Liver regeneration is thought to be achieved by hepatic cells (the most efficient liver stem cells), oval cells (intraliver stem cells), and bone marrow derived stem cells [7, 11, 16]. In the 2-AAF/PH model, hepatocyte proliferation is efficiently suppressed by 2-AAF, which forces liver regeneration to become dependent on oval cell replication and differentiation [3, 5]. Their proliferation and differentiation are determined by the hepatic stem cell microenvironment. A disruption in the microenvironment leads to disordered liver regeneration. By ameliorating the hepatic stem cell microenvironment, liver regeneration can be efficiently regulated. In this study, we found that 2-AAF suppressed liver regeneration because it was toxic to the liver, resulting in a high death rate of 2-AAF/PH rats. The death rate of rats in the vehicle group was significantly higher compared to that of normal and sham groups. DWYG significantly rescued the death rate of 2-AAF/PH rats and improved pathological liver damage in 2-AAF/PH rats, with a more complete recovery.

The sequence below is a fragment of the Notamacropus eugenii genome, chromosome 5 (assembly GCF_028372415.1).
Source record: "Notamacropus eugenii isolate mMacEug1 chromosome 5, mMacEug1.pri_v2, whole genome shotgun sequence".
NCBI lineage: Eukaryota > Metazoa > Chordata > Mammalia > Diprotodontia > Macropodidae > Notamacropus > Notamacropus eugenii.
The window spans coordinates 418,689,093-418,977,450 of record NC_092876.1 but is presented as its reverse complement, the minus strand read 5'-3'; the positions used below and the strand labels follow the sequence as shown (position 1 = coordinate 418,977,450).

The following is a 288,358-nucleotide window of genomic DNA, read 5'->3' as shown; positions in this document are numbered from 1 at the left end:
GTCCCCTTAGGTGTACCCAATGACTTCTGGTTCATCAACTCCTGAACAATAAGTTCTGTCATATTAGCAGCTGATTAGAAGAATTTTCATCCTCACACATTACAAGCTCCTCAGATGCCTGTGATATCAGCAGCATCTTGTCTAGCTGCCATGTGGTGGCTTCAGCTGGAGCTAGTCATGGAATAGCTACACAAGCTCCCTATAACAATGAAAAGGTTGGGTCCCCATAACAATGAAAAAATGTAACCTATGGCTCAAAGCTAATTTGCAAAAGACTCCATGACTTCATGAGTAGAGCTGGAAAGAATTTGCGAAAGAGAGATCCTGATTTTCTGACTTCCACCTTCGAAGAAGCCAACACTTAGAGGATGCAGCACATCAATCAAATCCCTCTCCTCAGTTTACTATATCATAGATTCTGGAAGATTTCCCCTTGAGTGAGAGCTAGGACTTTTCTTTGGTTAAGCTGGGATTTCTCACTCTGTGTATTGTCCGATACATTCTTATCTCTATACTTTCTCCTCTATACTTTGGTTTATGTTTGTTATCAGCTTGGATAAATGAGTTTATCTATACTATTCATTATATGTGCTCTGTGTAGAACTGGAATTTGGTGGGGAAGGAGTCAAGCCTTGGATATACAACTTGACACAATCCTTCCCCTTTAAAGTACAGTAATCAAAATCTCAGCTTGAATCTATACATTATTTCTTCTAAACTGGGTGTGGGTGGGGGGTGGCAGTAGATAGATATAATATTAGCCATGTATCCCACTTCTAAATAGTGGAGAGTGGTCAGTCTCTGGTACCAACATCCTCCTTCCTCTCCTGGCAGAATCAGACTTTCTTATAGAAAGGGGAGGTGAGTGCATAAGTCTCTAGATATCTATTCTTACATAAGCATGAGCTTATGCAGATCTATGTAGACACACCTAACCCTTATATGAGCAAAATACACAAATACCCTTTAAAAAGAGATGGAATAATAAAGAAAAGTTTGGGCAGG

In 2-AAF/PH rats, the major hepatic stem cells participating in liver regeneration were hepatic oval cells and bone marrow stem cells. Petersen et al. have previously reported that oval cells or other hepatic cells originate from the bone marrow . Reports by Oh et al. also support the bone marrow origination of hepatic oval cells . Hepatic oval cells are the seed of liver regeneration but can also be hepatic carcinoma (HCC) progenitor cells, suggesting that oval cells are characteristic hepatic stem cells during liver regeneration and cancer initiation. Disruption of the microenvironment is an important factor for oval cell transition into HCC stem cells. 2-AAF/PH is a hepatic precancerous model, and we found that the precancerous lesions in the vehicle group were more severe than those in the normal and sham groups. DWYG bidirectionally regulated oval cell proliferation and differentiation, as it promoted bone marrow stem cell and oval cell proliferation in early stages (8–14 days after PH) to support liver regeneration; it also suppressed excessive oval cell proliferation in later stages (17–22 days after PH) and abnormal differentiation to prevent cancerous hepatic cell lesions.